High intellectuals of the past would always complain about the younger generations (they were even complaining in The Great Gatsby for instance), who were supposedly reading books that were "unfit" and "trash", Yet by our current standards, we call them classics. They still helped to keep the mind sharp and introduced new perspectives and challenged old ideas. Less people read now, apart from the dopamine inducing blurbs from social media. We are losing our attention span. People used to enjoy just sitting outside, watching the world go by, or going for a walk and meeting a friend at his house was a big event, nightly discussions being the most enjoyable forms of entertainment. There was a give and a take, now all is thrown at us. We call our world interactive, but in some ways it is really passive. Social interaction reduced to our smartphones and computers.

And also, in Western countries we think of life as being linear. Past to Present to Future. In Asian countries more people think of it is a circular phenomenon. So reincarnation makes sense to them. Here we think we can take our own lives and the pain is over, we sleep forever, painless. From an Eastern point of view, things are about cause and effect; every effect has a cause and there is no cause without an effect, so to them the concept of only living one life doesn’t make sense. In their opinion, people who take their own lives think that they are getting a one way ticket out of their suffering, but really they are just creating more for their next journey. 


I have thought about suicide myself, many years ago. When my rosacea was utterly debilitating and wouldn't calm down even when I had fans on, windows open and cold packs attached to my face. A whole year I was burning up and nothing seemed to help ease it. I did not want to die, but I wanted an escape out of that misery. Every doctor I visited could only come up with a prescription for antibiotics (which made my flushing worse). It seemed suffering without end. Luckily a friend from the rosacea forum, Peter Waters, took me to his dermatologist in London, Prof. Chu, and his anti flushing medication really helped me to make matters more bearable. Unfortunately, 12 years later, I am still having many bad rosacea flares and have had to adapt my entire life to this shitty condition.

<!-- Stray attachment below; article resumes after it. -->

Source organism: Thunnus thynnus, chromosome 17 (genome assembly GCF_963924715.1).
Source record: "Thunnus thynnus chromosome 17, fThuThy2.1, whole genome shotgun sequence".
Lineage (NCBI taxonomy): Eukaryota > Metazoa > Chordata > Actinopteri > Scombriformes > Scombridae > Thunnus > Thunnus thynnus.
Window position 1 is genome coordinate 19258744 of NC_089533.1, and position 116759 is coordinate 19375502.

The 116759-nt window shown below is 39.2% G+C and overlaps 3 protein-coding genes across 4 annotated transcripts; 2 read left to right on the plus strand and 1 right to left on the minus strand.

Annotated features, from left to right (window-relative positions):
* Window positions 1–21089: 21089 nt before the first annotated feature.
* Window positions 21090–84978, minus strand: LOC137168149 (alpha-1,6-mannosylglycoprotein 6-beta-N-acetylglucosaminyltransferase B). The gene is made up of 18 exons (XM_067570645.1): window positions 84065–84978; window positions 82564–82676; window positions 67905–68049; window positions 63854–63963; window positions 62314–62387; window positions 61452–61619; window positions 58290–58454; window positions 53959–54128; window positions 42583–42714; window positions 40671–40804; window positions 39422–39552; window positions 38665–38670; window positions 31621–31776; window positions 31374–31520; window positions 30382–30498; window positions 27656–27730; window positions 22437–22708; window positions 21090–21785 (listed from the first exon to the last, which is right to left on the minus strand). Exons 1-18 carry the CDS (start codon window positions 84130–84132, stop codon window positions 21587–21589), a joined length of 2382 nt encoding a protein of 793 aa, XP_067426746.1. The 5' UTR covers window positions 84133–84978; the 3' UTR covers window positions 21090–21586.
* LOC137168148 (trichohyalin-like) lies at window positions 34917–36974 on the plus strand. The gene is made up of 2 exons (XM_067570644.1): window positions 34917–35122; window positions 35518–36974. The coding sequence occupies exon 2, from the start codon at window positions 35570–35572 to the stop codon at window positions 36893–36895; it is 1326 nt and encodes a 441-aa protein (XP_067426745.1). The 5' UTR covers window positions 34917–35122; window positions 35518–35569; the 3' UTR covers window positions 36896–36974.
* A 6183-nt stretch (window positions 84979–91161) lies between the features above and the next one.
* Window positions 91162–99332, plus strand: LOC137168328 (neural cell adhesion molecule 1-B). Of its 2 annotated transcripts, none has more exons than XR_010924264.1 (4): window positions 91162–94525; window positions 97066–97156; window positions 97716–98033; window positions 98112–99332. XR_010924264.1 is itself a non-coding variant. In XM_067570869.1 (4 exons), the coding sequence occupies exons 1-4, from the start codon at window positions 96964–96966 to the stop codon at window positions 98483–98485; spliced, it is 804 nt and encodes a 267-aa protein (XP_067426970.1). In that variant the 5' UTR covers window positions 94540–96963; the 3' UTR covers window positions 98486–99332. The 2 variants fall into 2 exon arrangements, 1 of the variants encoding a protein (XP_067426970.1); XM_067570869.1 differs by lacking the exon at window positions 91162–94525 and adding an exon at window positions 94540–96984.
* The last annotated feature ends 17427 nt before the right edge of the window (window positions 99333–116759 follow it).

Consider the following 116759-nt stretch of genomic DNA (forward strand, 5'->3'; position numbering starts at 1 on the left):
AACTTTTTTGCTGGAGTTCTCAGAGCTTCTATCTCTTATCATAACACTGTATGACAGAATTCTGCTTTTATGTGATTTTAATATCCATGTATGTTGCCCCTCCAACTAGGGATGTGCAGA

I won't say that suicide is the easy way out, but it does leaves those who love you left behind with a lot of guilt and trauma often. Your life is given to you, in whatever way you look at it, and it is most likely our only life here so we just have to make something good out of it. Even when struggling with daily pain and a very restricted life... And not compare our lives too much with that of others. Which is easier said than done

I read a beautiful passage in a Hungarian book recently, it's not a poem but it probably could have been. Of course it's sad and melancholic, but I'll copy it to here:
I would leave everything here: the valleys, the hills, the paths, and the jaybirds for the gardens, I would leave here the peacocks and the priests, heaven and earth, spring and fall, I would leave here the exit routes, the evenings in the kitchen, the last amorous gaze, and all of the city-bound directions that make you shudder: I would leave here the thick twilight falling upon the land, gravity, hope, enhancement, and tranquility, I would leave here those beloved and those close to me, everything that touched me, everything that shocked me, everything that fascinated  and uplifted me, I would leave here the noble, the benevolent, the pleasant, and the demonically beautiful, I would leave here the budding sprout, everything birth and existence, I would leave here incantation, enigma, distances, the intoxication of inexhaustible eternities; for here I would leave this earth and these stars, because I would take nothing with me, because I’ve looked into what’s coming, and I don’t need anything from here. - The World Goes On, Laszlo Krasznohaorkai